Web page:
Protection on headphone amps
One thing I'm not seeing a lot of on headphone amp designs is any form of protection circuit. I have been using a design which is basically an OPA2134 driving a diamond buffer for a good few months now, but due to lack of time it has never left my breadboard.
Sadly last night I moved the breadboard and accidentally disconnected the +V supply. The output immediately swung to -V, killing my Beyer DT231's in the process :mad::mad::mad::mad:
Obviously this would not have happened on a PCB, but parts failure does happen... so I am wondering what would be appropriate to protect the 'phones in this case. Coupling capacitors is the easy choice, but not a preferred one. I'm thinking a VI limiter would suffice here.
Any comments ?
That's tough luck...
Maybe use a low value circuit protector (fuse) and a couple of series back to back zeners across the output. The amp would have to settle quickly though.
Fully built and properly designed on a proper PCB and I think the risk without protection is acceptable.
There are little protection PCBs available on fleabay at quite reasonable prices.
Headphone Amp relay & DC offset protection | eBay
Yeah I know.. should've made the time to build the thing... even if it was on Veroboard!
The real one would be powered through 317/337 regs (the prototype just used some 7812/7912's i had laying around) and I thought about perhaps adding transistors across the Adjust resistor to ground which, if the opposite polarity supply goes missing, switch on thus driving the regulator output low.
Just for reference, this is the circuit - pretty obvious implementation really.
There is no gain simply because with my PC's sound output, it's not needed. It doesn't really need voltage gain - what it needed was current gain... the onboard sound will not drive a 32 ohm load without some current limiting kicking in and distorting badly.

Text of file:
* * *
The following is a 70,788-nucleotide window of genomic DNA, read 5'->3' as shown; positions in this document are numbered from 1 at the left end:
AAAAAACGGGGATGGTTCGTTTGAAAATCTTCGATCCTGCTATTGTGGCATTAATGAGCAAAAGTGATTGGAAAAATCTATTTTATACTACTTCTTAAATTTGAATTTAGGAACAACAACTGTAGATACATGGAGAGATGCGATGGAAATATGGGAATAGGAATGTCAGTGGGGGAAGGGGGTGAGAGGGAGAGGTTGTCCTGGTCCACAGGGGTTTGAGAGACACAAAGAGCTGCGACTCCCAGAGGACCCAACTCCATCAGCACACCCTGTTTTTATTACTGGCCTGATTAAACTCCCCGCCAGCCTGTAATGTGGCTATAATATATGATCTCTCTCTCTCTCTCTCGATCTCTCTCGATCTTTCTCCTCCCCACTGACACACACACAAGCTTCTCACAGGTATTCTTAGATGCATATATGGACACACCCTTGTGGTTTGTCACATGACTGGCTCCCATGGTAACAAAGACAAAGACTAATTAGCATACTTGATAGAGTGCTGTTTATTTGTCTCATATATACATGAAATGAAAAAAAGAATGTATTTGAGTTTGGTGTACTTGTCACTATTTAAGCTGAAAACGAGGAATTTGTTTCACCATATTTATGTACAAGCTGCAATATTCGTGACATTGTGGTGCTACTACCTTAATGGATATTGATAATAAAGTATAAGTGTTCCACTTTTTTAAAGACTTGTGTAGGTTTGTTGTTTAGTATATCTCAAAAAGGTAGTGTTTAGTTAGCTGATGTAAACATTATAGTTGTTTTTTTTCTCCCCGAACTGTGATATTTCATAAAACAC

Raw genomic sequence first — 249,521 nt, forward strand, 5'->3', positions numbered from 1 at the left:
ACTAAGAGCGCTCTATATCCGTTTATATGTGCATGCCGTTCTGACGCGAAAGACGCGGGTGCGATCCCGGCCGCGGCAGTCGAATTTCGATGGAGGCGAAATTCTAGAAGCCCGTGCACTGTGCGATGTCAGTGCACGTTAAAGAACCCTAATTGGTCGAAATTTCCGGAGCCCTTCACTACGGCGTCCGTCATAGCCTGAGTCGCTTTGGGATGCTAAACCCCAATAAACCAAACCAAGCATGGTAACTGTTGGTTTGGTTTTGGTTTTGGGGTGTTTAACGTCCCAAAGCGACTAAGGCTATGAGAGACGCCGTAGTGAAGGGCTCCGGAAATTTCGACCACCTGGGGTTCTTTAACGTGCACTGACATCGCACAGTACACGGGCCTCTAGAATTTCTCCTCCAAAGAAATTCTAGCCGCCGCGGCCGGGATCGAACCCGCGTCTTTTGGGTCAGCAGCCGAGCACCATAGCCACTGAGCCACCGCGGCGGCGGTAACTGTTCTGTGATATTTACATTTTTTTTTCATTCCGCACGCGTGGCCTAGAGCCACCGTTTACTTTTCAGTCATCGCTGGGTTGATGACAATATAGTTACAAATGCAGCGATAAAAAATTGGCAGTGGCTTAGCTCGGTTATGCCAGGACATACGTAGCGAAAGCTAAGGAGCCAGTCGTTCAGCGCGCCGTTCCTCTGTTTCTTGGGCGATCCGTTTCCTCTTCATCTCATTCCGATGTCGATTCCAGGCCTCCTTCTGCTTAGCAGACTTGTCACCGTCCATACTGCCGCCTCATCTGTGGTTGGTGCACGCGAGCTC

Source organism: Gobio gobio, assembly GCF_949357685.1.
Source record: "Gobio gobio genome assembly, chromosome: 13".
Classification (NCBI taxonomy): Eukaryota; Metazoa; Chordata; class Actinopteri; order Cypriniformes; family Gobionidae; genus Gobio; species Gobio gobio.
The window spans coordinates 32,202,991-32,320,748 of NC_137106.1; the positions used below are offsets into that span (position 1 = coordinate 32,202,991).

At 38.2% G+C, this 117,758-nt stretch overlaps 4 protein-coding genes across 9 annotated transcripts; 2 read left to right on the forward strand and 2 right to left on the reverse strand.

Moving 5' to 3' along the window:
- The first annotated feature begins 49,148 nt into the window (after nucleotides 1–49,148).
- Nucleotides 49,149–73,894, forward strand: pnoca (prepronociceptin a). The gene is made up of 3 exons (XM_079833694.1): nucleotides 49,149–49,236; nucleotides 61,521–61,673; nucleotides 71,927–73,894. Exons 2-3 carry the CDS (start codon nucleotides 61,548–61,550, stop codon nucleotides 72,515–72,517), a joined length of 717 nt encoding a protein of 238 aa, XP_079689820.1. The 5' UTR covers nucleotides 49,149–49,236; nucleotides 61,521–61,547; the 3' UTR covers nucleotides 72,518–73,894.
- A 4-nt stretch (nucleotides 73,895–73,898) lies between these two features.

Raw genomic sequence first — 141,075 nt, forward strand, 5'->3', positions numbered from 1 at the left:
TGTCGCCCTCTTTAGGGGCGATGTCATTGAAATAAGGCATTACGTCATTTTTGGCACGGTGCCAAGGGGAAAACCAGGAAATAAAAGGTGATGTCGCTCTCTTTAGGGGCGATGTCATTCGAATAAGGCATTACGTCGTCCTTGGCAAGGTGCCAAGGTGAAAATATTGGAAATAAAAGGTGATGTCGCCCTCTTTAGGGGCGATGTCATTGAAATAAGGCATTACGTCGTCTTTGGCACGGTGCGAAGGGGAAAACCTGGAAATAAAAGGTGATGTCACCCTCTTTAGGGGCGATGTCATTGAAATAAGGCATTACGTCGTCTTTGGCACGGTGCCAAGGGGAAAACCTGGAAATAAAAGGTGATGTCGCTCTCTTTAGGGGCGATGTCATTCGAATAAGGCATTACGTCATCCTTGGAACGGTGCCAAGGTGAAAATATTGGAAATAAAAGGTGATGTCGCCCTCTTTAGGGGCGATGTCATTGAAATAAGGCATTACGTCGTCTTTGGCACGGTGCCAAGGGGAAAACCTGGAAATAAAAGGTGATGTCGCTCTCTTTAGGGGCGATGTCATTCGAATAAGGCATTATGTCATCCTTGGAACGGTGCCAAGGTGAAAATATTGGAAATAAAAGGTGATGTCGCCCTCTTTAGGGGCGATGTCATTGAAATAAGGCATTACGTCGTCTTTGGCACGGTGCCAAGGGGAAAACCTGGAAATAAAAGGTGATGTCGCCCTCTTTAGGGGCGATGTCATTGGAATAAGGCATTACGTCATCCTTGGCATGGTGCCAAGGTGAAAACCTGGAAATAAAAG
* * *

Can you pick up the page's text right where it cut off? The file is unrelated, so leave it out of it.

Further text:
I know this is not acceptable, soundwise, so I have simulated a simple modification of a power amp Dc protection, for HeadPhones.
It'll trigger the relay for DC offset or +-65mV or more.
It's not tested so there may be errors. Could be done better I quess but I can not thing anything simpler than that.
How about driving the headphone symmetrically? That may require re-wiring though. But if one supply goes the outputs will swing to the same level, no DC across the headphones...
just my two cents
PS: Nice circuit by the way.... Thinking about doing something similar for my K701's
The circuit works pretty well. I only used those MJE15032/3 transistors because I had them - BD139/140 will probably work just as well, although they are biased fairly high so the TO-220 package probably works well here.
Here's a picture of the murderer! :)
I am building such a device. At least it is on a to-do list.
I will use an Atmel microcontroller to control and TL08x opamp for sensing.
Relay (OMRON G6K or similar) for switching.
Some say the MCU can fault too but then the system wont turn relay on.
Main advantages (or possibilities):
-can sense PSU voltage and react depending those
-can sense DC on output and react depending those
-could sense temperature and react depending those
-can be used to StandBy mode and switch the main power for amplifier (if has different transformer and 230V relay)
-can be controlled by push buttons
-can drive LED for feedback or even display
-can built SMT, no big caps needed but relay drive transistor
-can sense DC levels, triggering level can be set precisely
-can wait and see if DC shows up again and decide
-can set alert levels depending on faliure (short turn off, long tudn off, turn off and wait for interact)
-can send signal (LED) to interact if needed
-of course it can be programmed for turn on delay and check DC before turn on.
-possibilities are endless but restricted on MCU ports (legs)
Need different power supply. It needs 5V, but draws only 50mA (with relay) I think, maybe can be connected to the positive transformer rail with a 5V regulator.
What do You think?
Of course I would publish all files if there is an interest.
|All times are GMT. The time now is 08:00 PM.|
vBulletin Optimisation provided by vB Optimise (Pro) - vBulletin Mods & Addons Copyright © 2013 DragonByte Technologies Ltd.
Copyright ©1999-2013 diyAudio